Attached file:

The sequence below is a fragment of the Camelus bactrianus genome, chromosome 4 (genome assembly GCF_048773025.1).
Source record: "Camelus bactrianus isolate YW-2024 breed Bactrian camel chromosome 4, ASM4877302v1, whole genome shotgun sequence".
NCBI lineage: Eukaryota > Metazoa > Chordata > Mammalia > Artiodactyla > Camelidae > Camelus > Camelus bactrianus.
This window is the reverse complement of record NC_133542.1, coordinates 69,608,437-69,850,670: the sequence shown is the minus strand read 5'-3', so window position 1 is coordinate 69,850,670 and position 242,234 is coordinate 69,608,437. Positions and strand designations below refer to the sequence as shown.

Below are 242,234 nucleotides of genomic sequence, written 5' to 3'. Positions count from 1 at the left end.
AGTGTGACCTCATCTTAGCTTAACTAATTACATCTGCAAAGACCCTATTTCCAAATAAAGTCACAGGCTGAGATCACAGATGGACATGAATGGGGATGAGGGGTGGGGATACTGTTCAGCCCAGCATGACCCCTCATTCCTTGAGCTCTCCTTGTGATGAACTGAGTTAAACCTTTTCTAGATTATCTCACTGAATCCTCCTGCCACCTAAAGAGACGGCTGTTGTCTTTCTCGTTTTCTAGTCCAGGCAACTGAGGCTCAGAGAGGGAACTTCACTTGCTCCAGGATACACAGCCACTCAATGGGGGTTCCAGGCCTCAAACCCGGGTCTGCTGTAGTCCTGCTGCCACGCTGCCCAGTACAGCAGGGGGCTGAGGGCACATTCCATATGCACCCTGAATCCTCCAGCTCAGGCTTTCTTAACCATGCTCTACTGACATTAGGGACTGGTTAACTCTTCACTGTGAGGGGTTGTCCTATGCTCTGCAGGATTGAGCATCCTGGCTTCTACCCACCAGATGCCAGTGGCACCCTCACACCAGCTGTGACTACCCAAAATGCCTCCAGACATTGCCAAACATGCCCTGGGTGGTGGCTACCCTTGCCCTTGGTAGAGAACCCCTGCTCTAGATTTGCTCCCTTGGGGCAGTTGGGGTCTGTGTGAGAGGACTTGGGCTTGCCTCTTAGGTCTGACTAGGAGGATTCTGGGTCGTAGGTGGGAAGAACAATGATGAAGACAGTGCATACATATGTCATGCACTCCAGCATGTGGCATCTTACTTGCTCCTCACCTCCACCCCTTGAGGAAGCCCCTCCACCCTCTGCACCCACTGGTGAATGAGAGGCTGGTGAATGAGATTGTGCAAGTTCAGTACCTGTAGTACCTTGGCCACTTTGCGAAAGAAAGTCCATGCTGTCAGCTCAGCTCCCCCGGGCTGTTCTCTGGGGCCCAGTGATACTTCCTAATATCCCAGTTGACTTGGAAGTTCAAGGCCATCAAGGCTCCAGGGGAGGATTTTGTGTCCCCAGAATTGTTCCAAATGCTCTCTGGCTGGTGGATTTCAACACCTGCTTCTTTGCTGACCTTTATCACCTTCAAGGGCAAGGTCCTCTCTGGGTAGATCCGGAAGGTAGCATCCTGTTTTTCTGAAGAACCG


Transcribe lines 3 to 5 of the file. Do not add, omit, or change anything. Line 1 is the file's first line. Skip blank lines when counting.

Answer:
NCBI lineage: Eukaryota > Metazoa > Chordata > Mammalia > Artiodactyla > Camelidae > Camelus > Camelus bactrianus.
This window is the reverse complement of record NC_133542.1, coordinates 69,608,437-69,850,670: the sequence shown is the minus strand read 5'-3', so window position 1 is coordinate 69,850,670 and position 242,234 is coordinate 69,608,437. Positions and strand designations below refer to the sequence as shown.

Below are 242,234 nucleotides of genomic sequence, written 5' to 3'. Positions count from 1 at the left end.